Comparative evaluation of four techniques for the diagnosis of Plasmodium falciparum infections.
ABSTRACT Four diagnostic techniques for Plasmodium falciparum infection were evaluated against serial parasite dilutions and on identical field samples. These were (i) Giemsa-stained thick blood films (GTF), (ii) acridine orange-stained thick (AOTF) and thin (AOTnF) blood films, (iii) the quantitative buffy coat technique (QBC); and (iv) the ParaSight-F dipstick test (PS). PS had a consistently higher sensitivity and speed, was easiest to learn, and required no laboratory facility. The 100% sensitivity cut-off points against known parasite densities (per mm3) were: PS, 30; GTF, 84; QBC, 84; AOTnF, 84; AOTF, 149. In the field study, test sensitivities compared with examination of 800 microscope fields of a Giemsa-stained thin blood film were PS, 96.6%; AOTF, 93.1%; GTF, 91.4%; QBC, 89.7%; AOTnF, 82.8%. In the dilution study, one false positive result was recorded with QBC; in the field study there was one false positive each with PS, AOTnF and AOTF. When a newly trained microscopist examined samples of the parasite dilutions, the 100% sensitivity cut-off points were AOTF, 84; GTF, 140; QBC, 390. Total handling time was shortest with PS regardless of whether samples were processed individually or in batches of 10 or 100. The ParaSight-F test is recommended as the diagnostic tool for the future.
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ABSTRACT: Recent developments in diagnostic techniques for malaria, particularly DNA probes and sero-immunology, have raised questions as to how these techniques might be used to facilitate malaria diagnosis at the most peripheral levels of the primary health care system. At present, malaria diagnosis is based on the standard microscopic examination of blood films in most field epidemiologic studies and is likely to remain so in the immediate future in Africa. The objective of this study was to assess inter-observer agreement for the examination of Giemsa-stained slides for Plasmodium falciparum parasites. Children aged 0 to 10 years were enrolled yearly in Bancoumana village (West Africa), mainly during the transmission season (June to October). The blood smears obtained from the persistently negative children in June 1996, August 1996, October 1996 and March 1997 were systematically re-examined. A stratified random sample (10%) proportional to the following parasite density classes 1--100, 101--5000, and 5001 and over was taken from the slides collected. The kappa statistics and the intra-class correlation were used as measures of agreement the first and the second slide examinations. The weighted kappa statistic, widely used as a chance-corrected measure for nominal agreement, showed excellent inter-observer agreement (kappaw=0.7926; 95% CI [0.7588, 0.8263]; p=0.01). The intra-class correlation co-efficient had the same value of 0.7926 confirming the appropriateness of the weighted kappa statistic. Inter-observer agreement for slides read as negative by one observer, or as containing more than 100 parasites per mul, was excellent: 97% (493/506) and 92% (145/158), respectively. In contrast, the inter-observer agreement for slides read by one observer as containing 1--100 parasites/mul was poor, 36% (96/268). In field conditions in Mali, there was a high reproducibility for slides reported as negative or as having more than 100 parasites per mul. However, smears with readings of 1--100 parasites per mul were less reproducible and should be re-examined carefully.Malaria Journal 09/2013; 12(1):335. · 3.49 Impact Factor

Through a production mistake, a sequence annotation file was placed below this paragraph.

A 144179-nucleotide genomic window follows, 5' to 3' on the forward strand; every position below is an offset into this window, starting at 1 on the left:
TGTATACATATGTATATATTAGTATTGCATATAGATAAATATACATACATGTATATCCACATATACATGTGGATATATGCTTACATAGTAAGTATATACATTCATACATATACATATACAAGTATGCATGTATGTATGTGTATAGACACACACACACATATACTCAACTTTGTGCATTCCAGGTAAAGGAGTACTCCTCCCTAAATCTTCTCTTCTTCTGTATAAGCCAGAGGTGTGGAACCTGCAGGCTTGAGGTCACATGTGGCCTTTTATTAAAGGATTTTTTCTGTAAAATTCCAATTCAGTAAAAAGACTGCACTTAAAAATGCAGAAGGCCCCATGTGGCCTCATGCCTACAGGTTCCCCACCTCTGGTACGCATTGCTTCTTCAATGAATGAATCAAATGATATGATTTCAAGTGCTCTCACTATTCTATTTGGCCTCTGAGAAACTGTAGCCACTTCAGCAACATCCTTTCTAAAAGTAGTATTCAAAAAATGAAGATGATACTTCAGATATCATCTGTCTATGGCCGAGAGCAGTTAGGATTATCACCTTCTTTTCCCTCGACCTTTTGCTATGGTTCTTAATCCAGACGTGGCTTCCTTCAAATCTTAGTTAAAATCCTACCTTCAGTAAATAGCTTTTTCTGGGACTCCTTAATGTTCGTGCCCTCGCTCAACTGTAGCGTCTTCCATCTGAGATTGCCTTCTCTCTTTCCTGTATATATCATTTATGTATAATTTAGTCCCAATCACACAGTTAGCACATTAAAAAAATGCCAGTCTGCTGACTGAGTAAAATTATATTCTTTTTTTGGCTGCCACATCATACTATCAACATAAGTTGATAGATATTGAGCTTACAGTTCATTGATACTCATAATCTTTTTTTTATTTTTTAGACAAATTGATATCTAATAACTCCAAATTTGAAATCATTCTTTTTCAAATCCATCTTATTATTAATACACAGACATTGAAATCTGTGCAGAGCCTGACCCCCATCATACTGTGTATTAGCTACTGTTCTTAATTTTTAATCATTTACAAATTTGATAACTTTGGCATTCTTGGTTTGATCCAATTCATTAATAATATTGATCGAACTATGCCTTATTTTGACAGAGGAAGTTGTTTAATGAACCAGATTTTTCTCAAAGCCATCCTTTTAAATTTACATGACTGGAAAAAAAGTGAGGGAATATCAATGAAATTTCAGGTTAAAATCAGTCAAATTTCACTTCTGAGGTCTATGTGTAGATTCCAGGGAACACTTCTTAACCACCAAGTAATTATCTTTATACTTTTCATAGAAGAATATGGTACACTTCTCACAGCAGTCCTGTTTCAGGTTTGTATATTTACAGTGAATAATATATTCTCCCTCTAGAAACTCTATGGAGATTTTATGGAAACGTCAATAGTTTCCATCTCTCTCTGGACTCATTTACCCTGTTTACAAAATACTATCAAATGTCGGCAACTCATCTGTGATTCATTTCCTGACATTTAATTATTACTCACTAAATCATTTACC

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ABSTRACT: In Zambia, there has been a large scaling up of interventions to control malaria in recent years including the deployment of rapid diagnostic tests (RDTs) to improve malaria surveillance data as well as guide malaria treatment in health facilities. The practical challenge is the impact of RDT results on subsequent management of patients. This study explored the role of RDTs in malaria diagnosis and the health workers' adherence to test results.Malaria Journal 05/2014; 13(1):166. · 3.49 Impact Factor
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ABSTRACT: Despite malaria control programs in recent years, malaria transmission has not been eliminated in Iran. Molecular techniques including PCR, which has proved more sensitive and specific than microscopic examination methods, help to detect infection in low levels of parasitemia and mixed infections. Main our objectives were setting up nested PCR for detection of malaria and evaluating PCR based on plasmodia DNA from blood smears in Fars province, the comparison of this method with traditional microscopy and also evaluate the data in comparison with its neighboring province, Hormozgan. A total of 149 malaria positive samples including 116, 19, and 14 samples from Shiraz, Jask, and Lengeh ports were utilized in this study, respectively. Blood slides were prepared for microscopic observation. DNA from thin smears was extracted and nested PCR was analyzed using rPLU5 and rPLU6 for genus specification, rFAL1, rFAL2, and rVIV1, rVIV2 for P. falciparum and P. vivax detection, respectively. The results showed that 126 (84.6%), 16 (10.7%), and 7 (4.7%) out of 149 cases were positive for P. vivax, P. falciparum, and mixed infections, respectively, by microscopy. The PCR indicated that 95 (63.7%), 15 (10.1%), and 22 (14.8%) cases were infected with P. vivax, P. falciparum, and mixed mentioned species, respectively, and 17 (11.4%) cases were uninfected. Our results confirmed the considerable sensitivity of nested PCR for detection of the mixed infections. Simultaneous application of PCR even based on microscopy slides can facilitate access to the highest level of confidence in malaria researches.Journal of Tropical Medicine 01/2014; 2014:935469.